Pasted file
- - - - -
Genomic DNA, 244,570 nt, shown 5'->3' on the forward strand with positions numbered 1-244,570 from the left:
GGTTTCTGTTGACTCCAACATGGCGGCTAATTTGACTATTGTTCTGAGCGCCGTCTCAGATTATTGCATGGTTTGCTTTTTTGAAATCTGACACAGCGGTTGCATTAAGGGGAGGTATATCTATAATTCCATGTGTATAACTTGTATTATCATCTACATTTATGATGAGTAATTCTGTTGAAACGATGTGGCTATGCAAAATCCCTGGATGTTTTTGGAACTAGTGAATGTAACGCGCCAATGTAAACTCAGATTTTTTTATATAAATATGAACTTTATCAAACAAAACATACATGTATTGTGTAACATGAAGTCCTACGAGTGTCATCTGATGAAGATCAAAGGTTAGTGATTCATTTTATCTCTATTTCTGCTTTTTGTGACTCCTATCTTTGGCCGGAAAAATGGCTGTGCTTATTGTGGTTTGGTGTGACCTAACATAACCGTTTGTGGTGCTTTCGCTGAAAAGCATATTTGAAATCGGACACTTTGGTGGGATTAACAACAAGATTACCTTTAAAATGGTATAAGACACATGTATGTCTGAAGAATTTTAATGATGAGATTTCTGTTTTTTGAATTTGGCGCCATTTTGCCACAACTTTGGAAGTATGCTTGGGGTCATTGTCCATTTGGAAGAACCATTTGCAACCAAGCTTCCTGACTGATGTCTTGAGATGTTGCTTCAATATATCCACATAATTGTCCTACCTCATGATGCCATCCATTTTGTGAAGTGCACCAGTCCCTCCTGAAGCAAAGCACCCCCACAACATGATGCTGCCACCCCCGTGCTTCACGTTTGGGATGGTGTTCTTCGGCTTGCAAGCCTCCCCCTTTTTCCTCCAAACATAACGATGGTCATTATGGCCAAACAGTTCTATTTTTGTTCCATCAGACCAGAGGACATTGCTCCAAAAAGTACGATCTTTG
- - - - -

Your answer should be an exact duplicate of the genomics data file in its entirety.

Genomic DNA, 244,570 nt, shown 5'->3' on the forward strand with positions numbered 1-244,570 from the left:
GGTTTCTGTTGACTCCAACATGGCGGCTAATTTGACTATTGTTCTGAGCGCCGTCTCAGATTATTGCATGGTTTGCTTTTTTGAAATCTGACACAGCGGTTGCATTAAGGGGAGGTATATCTATAATTCCATGTGTATAACTTGTATTATCATCTACATTTATGATGAGTAATTCTGTTGAAACGATGTGGCTATGCAAAATCCCTGGATGTTTTTGGAACTAGTGAATGTAACGCGCCAATGTAAACTCAGATTTTTTTATATAAATATGAACTTTATCAAACAAAACATACATGTATTGTGTAACATGAAGTCCTACGAGTGTCATCTGATGAAGATCAAAGGTTAGTGATTCATTTTATCTCTATTTCTGCTTTTTGTGACTCCTATCTTTGGCCGGAAAAATGGCTGTGCTTATTGTGGTTTGGTGTGACCTAACATAACCGTTTGTGGTGCTTTCGCTGAAAAGCATATTTGAAATCGGACACTTTGGTGGGATTAACAACAAGATTACCTTTAAAATGGTATAAGACACATGTATGTCTGAAGAATTTTAATGATGAGATTTCTGTTTTTTGAATTTGGCGCCATTTTGCCACAACTTTGGAAGTATGCTTGGGGTCATTGTCCATTTGGAAGAACCATTTGCAACCAAGCTTCCTGACTGATGTCTTGAGATGTTGCTTCAATATATCCACATAATTGTCCTACCTCATGATGCCATCCATTTTGTGAAGTGCACCAGTCCCTCCTGAAGCAAAGCACCCCCACAACATGATGCTGCCACCCCCGTGCTTCACGTTTGGGATGGTGTTCTTCGGCTTGCAAGCCTCCCCCTTTTTCCTCCAAACATAACGATGGTCATTATGGCCAAACAGTTCTATTTTTGTTCCATCAGACCAGAGGACATTGCTCCAAAAAGTACGATCTTTG